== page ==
“It’s all basically the dream but the dream has started,” said Mayor Rod Peters July 9.
Initial talks have begun towards getting the Town of Lake Cowichan a second road crossing to the south of the Cowichan River.
Peters was explaining at the town finance committee meeting that the week before he and Town CAO Joe Fernandez met with officials from the Ministry of Transportation and Infrastructure about the need for more access to the south side of the Cowichan River.
“We applied, through the CVRD, and it was actually part of LIFT that started it.” LIFT is a group that includes the Town of Lake Cowichan, Area I, Area F, and the Ts’uubaa’asatx First Nation plus a variety of other agency representatives.
A smiling Peters was obviously pleased to be able to share his news.
“They are going to start a preliminary look at a design perspective of putting a road in east of town and come across to Hudgrove Road and then along Block 200 and then across TimberWest land to come out just the other side of the entrance to Lakeview Park, by Fairservice Main,” he said.
“They [the Ministry of Transportation and Infrastructure] are going to do a study for us, they’re willing to put some funds forward, to look at doing it in phases. The first phase would be from the highway into Hudgrove Road, which would give access to that Block 200, with costs and everything like that. And they were going to meet with us again when they’ve got that done.
“We’ve finally got our foot in the door to get a bypass road. It’s for emergency purposes, mostly, in the case of a forest fire or an earthquake, or whatever else could happen. It’s also for economic development for the town and access to Block 200. It could also be a bypass for heavy trucks, logging trucks, because it’s very precarious for the logging trucks to go through what they call traffic calming [which is prevalent along the main street of Lake Cowichan]. It would be a lot easier for everybody if the logging trucks didn’t have to go by there.
“They seemed very excited about doing this for us. I think it’s pretty exciting for us after I don’t know how many years of trying to get a bypass that we’ve finally got somebody doing something on it. It won’t happen in my time but as long as we can get inside the door there, it’s good…that we’ve got this far.”
Counc. Kristine Sandhu asked if, since obviously TimberWest would be involved in this project at some point, if anyone was talking to them yet.
Peters replied, “Couverdon, which is their real estate company, has that property there that they would like to develop. They could be approached by MOTI saying: before we go in there we need some help and we would like to work on the design. Here’s a set of plans, maybe you could help finance this as well. We also talked about that Block 200, where the owners want to put some industrial commercial in there. They could also help doing something with the financing.”
Coun. Lorna Vomacka asked about the route.
“Are they talking about bypassing Block 200 but not going through it because it’s private land and the owner may not want us to go through there?”
Peters replied, “You’ll see that they are going to do a design adjusting the alignment as per funding. Like they say, they are going to get hold of environmental, geotechnical, and archaeological information and produce a high level cost estimate of the easiest way to do it.”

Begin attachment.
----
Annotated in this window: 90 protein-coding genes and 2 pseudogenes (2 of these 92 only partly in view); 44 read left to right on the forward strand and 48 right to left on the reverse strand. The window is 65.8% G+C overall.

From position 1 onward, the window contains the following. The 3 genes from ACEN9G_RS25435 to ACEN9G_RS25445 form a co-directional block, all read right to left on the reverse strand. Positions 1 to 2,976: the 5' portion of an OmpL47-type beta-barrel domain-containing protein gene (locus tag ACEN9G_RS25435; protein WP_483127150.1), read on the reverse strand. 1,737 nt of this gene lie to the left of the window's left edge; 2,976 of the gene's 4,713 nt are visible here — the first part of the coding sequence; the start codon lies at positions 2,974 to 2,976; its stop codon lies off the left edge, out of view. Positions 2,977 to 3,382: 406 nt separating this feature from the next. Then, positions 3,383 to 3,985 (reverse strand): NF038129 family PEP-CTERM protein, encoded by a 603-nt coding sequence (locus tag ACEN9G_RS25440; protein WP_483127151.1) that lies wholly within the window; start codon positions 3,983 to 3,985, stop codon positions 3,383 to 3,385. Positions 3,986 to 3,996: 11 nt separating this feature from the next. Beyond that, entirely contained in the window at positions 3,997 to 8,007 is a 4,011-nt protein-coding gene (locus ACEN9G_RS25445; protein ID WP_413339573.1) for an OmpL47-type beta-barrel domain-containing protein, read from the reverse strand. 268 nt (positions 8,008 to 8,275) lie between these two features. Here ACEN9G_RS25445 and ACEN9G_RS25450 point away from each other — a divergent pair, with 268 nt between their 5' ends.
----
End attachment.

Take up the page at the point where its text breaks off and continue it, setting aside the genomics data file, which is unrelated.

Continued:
Coun. Tim McGonigle said, “We’ve moved from community plan that was 20 years in the making to the stage of community interest [and now] to government interest.”
Fernandez said that although the Town has been asked to help with some funding it might not be practical for Lake Cowichan to offer much help in mapping territory that is actually outside its borders but McGonigle said he thought the Cowichan Valley Regional District would be willing to step up with help as well.
The talks with the provinvial government began after Peters wrote back in March to MOTI Minister Claire Trevena on behalf of the town, other local politicians, economic development people, business and community interests, and Lake Cowichan’s Ts’uubaa’asatx First Nation.
Local interest in an alternate transportation route for both opportunities and for safety emerged as early as Jan. 24, at an economic development meeting, he said.
Because of talk about the new community plan and consideration being given to opening the 300-acre parcel known as Block 200 to “employment opportunity” zoning in the new plan, the idea gained momentum and the road was even included in the plan.
“Given increased growth projections and subsequent transportation demands for Lake Cowichan and the surrounding region, there is a pressing need to look at transportation solutions that will have a positive impact on our communities.”
MOTI representative Michael Pearson, in an email to Peters July 4, said the ministry would be ready to get started on “a high level cost estimate that can inform further planning and budgetary work for the design and construction of the entire bypass alignment. This can also be broken down into components (i.e. the bridge crossing and perhaps sections of the bypass.”
Those were exciting words for council but as Peters mentioned, even more exciting was Pearson’s comment that, “the ministry is prepared to undertake this initial work of better understanding the potential of a Lake Cowichan bypass and to assist the municipality in better understanding the feasibility and costs associated with it.”
But, Pearson pointed out, “The ministrty is not committing to funding or undertaking the construction of a bypass route. As discussed, I suspect that a significant portion, if not all of this bypass would be constructed through a subdivision development process. This work, however, will inform everyone of the order of magnitude of costs needed to achieve this.”